Oram not drinking the kool aid

January 27th, 2013 at 2:00 pm by David Farrar

Nice to see is avoiding the kool aid that so many others are lapping up. Oram writes in the SST:

Dangerously for us, however, has plunged into this gap. The man and his business models are the absolute antithesis of what the internet and this country need.

He dangles a glittering prospect others have offered before: he says we could generate jobs, wealth and taxes if we turned ourselves into one of the world’s great data storage sites. After all, we have abundant, cheap and renewable electricity to power the servers. All we’d need is bigger cables to connect us with the world and a change of laws to make us the Switzerland of data secrecy.

He claims his new services, if they were based here, would within three years generate more traffic than the rest of NZ online activity combined. But everything is wrong about this proposition, from the economics to the practicality and morality.

A harsh statement. Does Oram back it up?

Mega has one main difference: all data on it will be encrypted automatically as users load their files. Mega’s owner and staff, not to mention governments and copyright holders, won’t be able to check what might be pirated. …

He is also causing trouble for himself by getting offside with some in the international tech community. Within days of Mega’s launch, encryption experts exposed numerous weaknesses in its systems.

Were these given as much publicity as Wheedle’s?

In coming months he will launch his next service, Megabox, for music. Users will either pay for downloads or agree to download Mega software. This will displace ads on other websites with ads on which Mega will collect revenues. Either way, Dotcom says, artists will get money for their music. Google will certainly test the practicality and ethicality of this, since Dotcom is targeting 10 per cent of its ad revenues. He will find it, and other ad services, formidable enemies.

Russell Brown has blogged on this here. He basically labels it as stealing from publishers such as himself.

Oram continues:

Even if these businesses were successful, Dotcom’s claims that he can create significant economic value for New Zealand are pure fantasy. Data storage of the type Dotcom peddles is a commodity business with wafer-thin margins and minimal value generation, in either jobs or other activity.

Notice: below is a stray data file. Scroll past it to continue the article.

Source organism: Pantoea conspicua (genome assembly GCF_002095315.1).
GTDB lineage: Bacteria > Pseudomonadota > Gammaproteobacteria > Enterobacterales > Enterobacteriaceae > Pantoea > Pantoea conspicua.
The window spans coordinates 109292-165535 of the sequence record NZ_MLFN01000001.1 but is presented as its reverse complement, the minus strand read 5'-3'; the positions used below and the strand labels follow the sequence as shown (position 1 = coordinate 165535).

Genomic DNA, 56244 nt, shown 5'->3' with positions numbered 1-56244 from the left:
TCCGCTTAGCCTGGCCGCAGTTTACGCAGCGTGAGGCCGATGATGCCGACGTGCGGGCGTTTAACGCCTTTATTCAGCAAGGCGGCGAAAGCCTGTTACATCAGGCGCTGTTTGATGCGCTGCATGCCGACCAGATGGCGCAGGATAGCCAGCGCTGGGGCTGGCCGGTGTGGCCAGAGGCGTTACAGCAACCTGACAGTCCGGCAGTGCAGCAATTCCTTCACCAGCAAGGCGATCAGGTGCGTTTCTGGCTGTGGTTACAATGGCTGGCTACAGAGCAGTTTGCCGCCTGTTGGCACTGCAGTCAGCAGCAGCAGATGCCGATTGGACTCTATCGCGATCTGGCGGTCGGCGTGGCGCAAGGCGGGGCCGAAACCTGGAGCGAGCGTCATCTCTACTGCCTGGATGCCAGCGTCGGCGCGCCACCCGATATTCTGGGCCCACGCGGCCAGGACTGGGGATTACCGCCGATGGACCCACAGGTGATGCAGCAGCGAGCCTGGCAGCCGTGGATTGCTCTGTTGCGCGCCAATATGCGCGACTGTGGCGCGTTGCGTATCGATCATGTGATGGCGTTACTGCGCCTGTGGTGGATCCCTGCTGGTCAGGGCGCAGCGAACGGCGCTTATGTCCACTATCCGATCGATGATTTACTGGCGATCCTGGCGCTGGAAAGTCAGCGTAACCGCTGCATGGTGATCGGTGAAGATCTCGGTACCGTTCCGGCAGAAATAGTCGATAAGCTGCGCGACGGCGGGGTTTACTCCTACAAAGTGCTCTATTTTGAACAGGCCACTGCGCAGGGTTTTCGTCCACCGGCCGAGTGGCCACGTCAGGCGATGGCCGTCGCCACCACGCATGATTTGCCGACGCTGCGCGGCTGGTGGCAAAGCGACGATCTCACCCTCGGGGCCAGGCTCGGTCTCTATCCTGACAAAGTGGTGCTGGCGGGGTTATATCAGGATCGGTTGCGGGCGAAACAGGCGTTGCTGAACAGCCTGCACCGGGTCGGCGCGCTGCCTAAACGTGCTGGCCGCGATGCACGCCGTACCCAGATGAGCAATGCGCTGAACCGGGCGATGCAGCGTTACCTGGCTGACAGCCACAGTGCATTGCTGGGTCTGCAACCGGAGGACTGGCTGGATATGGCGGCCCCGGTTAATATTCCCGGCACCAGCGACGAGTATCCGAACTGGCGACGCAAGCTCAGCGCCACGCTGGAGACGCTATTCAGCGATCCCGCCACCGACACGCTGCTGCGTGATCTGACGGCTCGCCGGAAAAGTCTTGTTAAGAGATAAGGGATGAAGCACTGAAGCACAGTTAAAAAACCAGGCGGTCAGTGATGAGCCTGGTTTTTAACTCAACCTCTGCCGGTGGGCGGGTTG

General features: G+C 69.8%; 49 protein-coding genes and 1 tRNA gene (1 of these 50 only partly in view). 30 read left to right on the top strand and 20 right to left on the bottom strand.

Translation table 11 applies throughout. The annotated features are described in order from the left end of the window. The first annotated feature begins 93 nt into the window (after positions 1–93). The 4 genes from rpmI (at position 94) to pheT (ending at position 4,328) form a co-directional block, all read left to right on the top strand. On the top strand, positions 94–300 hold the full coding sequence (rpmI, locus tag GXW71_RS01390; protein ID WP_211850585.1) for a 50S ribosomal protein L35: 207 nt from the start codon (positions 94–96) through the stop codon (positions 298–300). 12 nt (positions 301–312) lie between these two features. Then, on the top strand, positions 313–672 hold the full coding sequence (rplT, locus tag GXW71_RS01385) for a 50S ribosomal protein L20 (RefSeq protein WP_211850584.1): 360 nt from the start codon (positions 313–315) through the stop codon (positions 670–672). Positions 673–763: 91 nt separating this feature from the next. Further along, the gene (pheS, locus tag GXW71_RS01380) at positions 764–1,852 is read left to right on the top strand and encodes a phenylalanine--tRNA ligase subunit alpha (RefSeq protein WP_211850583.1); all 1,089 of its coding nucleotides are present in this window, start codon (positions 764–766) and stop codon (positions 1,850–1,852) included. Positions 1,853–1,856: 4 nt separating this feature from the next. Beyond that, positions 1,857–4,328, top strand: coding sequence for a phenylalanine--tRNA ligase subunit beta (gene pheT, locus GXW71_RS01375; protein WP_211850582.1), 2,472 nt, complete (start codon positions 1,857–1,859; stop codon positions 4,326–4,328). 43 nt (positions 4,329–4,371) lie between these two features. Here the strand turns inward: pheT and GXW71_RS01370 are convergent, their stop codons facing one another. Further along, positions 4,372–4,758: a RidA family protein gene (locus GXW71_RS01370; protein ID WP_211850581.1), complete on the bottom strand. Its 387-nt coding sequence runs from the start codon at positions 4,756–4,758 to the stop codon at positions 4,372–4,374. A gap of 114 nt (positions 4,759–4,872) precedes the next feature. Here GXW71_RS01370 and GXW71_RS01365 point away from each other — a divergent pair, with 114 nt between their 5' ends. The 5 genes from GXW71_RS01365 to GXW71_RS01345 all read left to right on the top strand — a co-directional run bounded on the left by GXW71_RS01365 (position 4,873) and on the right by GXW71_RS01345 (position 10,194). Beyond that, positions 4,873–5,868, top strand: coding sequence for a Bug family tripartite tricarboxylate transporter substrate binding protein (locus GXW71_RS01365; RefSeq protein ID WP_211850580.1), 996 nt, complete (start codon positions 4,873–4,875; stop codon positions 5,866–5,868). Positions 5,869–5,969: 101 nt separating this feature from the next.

So Dotcom would never invest in server farms here. Even if we offered him fabulous connectivity at dirt-cheap prices he would do as he does now – scour the world for the cheapest storage he can rent from others. We would always be underbid.

Worse, we have become deeply entangled in Dotcom’s legal problems. Our Government’s stupid decision to give him residence here, and its incompetent surveillance and arrest of him, is dragging it and the country ever deeper into Dotcom’s murky world.

We will find it very hard to get rid of Dotcom. If he wins his case against extradition to the US he will be too scared to travel abroad for fear the US will have another go at him. If he loses his case, appeals and delays will drag on for what will seem like eternity.

Meanwhile, he clearly loves life here as he plays the role of internet hero to local and global audiences. New Zealand’s reputation can weather this. Every country has its share of such comic fantasists.

Anyone with a bit of sense knows true internet pioneers brilliantly devise and deliver valuable services for others, as have the founders of companies such as Apple, Google and Facebook; or fight heroically for principles, as Aaron Swartz did – as his recent obituary in The Economist testifies.

While many in our internet community can spot the difference, some of them are far too enamoured of Dotcom for their own good or the country’s. They acknowledge his fatal flaws but think he can help fast-forward New Zealand’s internet development.

We have a lot of things to offer the internet, including integrity. But hosting Dotcom is not one.

Nice to see some critical analysis.

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18 Responses to “Oram not drinking the kool aid”

  1. Redbaiter (7,640 comments) says:

    Jesus DPF, Oram is known as a hard left commentator. Doesn’t this give you reason to think about the National Party’s stance on this?

    The raid was illegal.

    The spying was illegal.

    It was done to appease Obama and his Hollywood donors. A disgraceful motivation.

    Really, the Nats have to turn back from the leftward fork that John Key has taken them down.

    The law is the law. Dotcom may be an objectionable personality to some, but all of us deserve fair treatment under the law and he has not been given that judicial right.

    The same applies to his business ideas. If they are not illegal why stop them?

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  2. Dean Papa (743 comments) says:

    and of course, when Dotcom threatened to take his money elsewhere his residency application was expedited.

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  3. SPC (5,396 comments) says:

    Freedom and corporate cartels – New Zealand and Hollywood in this instance – are often in conflict redbaiter.

    While Oram makes valid points, the positive is that this sort of market presence here does drive interest in expanding broadband supply – a second cable – that the government has shown no interest in catering for, despite its willingness to lead/organise domestic investment.